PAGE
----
July 16, 2008
Push on to Expand ‘Quiet Waters’
By Tom Wanamaker, Watertown Daily Times, N.Y.
Jul. 16--ALBANY -- Adirondack Explorer magazine and the Adirondack Mountain Club are joining forces for more quiet waters in the Adirondack Park. Specifically, they are targeting 13 ponds directly south of the St. Regis Canoe Area.
"We're not asking for very much," said Richard Beamish, the magazine's publisher. "Electric motors are OK as far as we're concerned. They're quiet and nonpolluting."
In early June, the Adirondack Park Agency and the state Department of Environmental Conservation announced the formation of the "Quiet Waters Working Group for the Adirondack Park." The group is composed of members of both DEC and APA.
The magazine proposed expanding the canoe area to include the Floodwood Pond Complex, which includes Rollins, Whey, Follensby Clear, Horseshoe, Polliwog, Little Polliwog, Little Square, Middle, Black, Copperas, Rock, East Pine and West Pine ponds. While some of these ponds are accessible by road (Route 30 and Floodwood Road), all are connected by portage trails. Also proposed for "quiet waters" status is Weller Pond, just north of Middle Saranac Lake and accessible by a narrow outlet.
The Adirondack Mountain Club, or ADK, touted the idea as a way to create a tourist destination for canoeists and kayakers from throughout the Northeast.
"The St. Regis, the largest primitive canoe area in the Northeast, attracts thousands of visitors each year who canoe, kayak, fish and camp," said Neil F. Woodworth, the club's executive director. "Expanding this popular area to include 13 interconnecting ponds directly south of the St. Regis would greatly enhance the region's reputation as an outdoor destination and do wonders for its tourism-based economy."
The St. Regis Canoe Area is in southern Hamilton County, generally north and west of Upper Saranac Lake. It covers 18,400 acres and includes St. Regis Mountain, St. Regis and Long ponds, sections of the east and west branches of the St. Regis River and 56 other bodies of water. No motorboats or float planes are allowed on any of its waters.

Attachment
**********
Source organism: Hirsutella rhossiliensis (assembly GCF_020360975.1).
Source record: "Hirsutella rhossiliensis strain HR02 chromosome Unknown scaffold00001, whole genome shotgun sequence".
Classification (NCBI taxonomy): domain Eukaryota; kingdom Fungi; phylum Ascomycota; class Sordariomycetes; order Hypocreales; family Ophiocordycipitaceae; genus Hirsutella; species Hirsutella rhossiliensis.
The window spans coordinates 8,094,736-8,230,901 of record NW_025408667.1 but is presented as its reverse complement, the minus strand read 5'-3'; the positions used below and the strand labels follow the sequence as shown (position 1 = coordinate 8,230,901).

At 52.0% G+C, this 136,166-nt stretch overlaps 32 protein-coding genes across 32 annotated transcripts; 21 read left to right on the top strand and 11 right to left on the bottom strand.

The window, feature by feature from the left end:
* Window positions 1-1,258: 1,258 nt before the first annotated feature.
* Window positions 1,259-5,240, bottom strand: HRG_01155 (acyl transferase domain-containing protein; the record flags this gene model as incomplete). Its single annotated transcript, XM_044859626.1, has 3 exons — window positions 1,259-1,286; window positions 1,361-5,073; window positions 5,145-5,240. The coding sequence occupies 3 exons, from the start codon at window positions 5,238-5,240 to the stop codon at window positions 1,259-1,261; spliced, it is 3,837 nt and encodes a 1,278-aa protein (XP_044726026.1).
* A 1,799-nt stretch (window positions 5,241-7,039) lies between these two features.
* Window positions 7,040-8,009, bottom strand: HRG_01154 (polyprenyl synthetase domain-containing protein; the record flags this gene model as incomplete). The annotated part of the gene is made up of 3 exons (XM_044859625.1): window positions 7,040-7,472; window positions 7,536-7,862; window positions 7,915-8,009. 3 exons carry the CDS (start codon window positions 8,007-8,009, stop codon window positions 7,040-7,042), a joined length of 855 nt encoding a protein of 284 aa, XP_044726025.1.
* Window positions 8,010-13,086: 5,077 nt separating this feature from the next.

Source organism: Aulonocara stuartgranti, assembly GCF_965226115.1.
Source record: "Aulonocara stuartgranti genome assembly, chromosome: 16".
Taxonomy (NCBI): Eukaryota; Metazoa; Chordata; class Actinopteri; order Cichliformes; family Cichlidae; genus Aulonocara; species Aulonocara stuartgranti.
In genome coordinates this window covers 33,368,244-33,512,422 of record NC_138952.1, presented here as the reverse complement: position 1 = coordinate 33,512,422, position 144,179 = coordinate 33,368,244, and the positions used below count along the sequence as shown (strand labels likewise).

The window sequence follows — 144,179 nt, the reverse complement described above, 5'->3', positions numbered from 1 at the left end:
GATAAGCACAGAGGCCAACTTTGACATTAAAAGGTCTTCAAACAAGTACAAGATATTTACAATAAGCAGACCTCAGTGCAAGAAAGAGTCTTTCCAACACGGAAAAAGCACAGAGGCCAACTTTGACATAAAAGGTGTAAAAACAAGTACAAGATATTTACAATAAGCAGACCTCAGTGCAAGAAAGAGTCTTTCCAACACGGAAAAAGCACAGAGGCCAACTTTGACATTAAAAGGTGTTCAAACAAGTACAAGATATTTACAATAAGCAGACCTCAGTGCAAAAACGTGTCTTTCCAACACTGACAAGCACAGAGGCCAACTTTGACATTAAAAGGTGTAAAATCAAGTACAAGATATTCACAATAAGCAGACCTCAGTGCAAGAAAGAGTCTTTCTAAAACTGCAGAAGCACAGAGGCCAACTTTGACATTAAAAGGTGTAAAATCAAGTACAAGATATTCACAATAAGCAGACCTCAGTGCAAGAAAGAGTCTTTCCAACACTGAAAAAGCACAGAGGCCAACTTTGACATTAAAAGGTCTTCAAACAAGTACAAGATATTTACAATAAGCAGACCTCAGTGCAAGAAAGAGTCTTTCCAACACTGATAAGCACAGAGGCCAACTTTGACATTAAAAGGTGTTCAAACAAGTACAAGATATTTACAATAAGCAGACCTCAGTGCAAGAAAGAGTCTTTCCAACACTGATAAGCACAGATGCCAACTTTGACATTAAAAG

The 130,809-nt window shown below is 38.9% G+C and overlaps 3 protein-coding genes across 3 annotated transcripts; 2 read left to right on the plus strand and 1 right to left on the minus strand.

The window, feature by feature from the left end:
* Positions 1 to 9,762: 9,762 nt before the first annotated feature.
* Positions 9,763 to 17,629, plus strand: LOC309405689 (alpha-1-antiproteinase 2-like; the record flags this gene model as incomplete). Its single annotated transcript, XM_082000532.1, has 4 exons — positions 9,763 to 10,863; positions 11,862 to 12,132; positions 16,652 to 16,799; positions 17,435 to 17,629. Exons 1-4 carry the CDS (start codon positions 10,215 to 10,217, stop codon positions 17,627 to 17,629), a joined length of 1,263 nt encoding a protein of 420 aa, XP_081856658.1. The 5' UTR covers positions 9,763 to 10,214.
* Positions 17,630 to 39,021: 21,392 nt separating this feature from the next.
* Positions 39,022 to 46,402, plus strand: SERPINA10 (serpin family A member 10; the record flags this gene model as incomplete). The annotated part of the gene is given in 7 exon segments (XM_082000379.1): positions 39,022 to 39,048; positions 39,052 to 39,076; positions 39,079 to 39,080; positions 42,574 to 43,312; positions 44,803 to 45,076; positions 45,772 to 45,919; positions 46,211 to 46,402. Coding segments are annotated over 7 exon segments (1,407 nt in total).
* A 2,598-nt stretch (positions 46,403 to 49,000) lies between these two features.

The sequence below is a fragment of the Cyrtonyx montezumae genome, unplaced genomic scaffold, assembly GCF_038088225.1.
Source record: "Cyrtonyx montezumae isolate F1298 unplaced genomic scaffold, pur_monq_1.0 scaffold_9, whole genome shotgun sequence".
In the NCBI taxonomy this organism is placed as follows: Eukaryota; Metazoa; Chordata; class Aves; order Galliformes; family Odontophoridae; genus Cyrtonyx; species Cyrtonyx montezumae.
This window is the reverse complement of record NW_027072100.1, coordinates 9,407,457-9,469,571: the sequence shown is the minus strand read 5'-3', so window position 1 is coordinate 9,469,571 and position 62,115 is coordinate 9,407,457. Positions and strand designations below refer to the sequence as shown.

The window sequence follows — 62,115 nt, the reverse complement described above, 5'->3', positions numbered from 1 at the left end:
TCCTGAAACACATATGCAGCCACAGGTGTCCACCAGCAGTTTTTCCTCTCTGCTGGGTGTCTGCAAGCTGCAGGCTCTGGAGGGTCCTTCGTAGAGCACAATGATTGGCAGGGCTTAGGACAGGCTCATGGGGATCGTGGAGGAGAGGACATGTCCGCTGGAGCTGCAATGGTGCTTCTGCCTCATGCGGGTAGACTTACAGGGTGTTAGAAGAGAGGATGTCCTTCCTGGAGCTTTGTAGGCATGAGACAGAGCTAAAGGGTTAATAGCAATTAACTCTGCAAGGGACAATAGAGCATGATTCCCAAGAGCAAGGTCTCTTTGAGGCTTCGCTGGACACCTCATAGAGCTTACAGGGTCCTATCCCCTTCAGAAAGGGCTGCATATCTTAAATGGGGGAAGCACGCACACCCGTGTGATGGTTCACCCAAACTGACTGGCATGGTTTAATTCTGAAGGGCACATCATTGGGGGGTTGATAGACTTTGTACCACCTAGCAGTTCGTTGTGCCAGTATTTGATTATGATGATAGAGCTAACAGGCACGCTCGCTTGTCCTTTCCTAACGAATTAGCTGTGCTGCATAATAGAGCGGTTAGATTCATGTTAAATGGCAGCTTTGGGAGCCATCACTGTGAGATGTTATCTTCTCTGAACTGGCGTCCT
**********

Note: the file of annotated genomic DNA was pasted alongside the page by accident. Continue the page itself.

The area is the only designated canoe area in the Adirondack Park. It comprises 1 percent of the park's lakes and 0.6 percent of its lake acreage.
In a June 3 press release, state DEC commissioner Alexander B. "Pete" Grannis touted the "quiet waters" concept.
"There are too few places in the Adirondacks where paddlers can experience the tranquility of a motorless water body," Mr. Grannis said.
The new working group will draft recommendations for lakes, ponds and rivers to be potentially designated quiet waters. Input will be solicited from local communities, sportsmen, outfitters, paddlers and various other interested parties. All draft recommendations will be subject to public comment and review.
The group, composed of officials from DEC and APA, will hold its first interagency meeting in August.
Mr. Woodworth said the ADK does not object to continued motorboat use on larger Adirondack lakes.
"But there should be more places in the Adirondacks where people can canoe and kayak in peace and tranquility," he said. "We believe this can be accomplished with some modest changes that would have little impact on other users."
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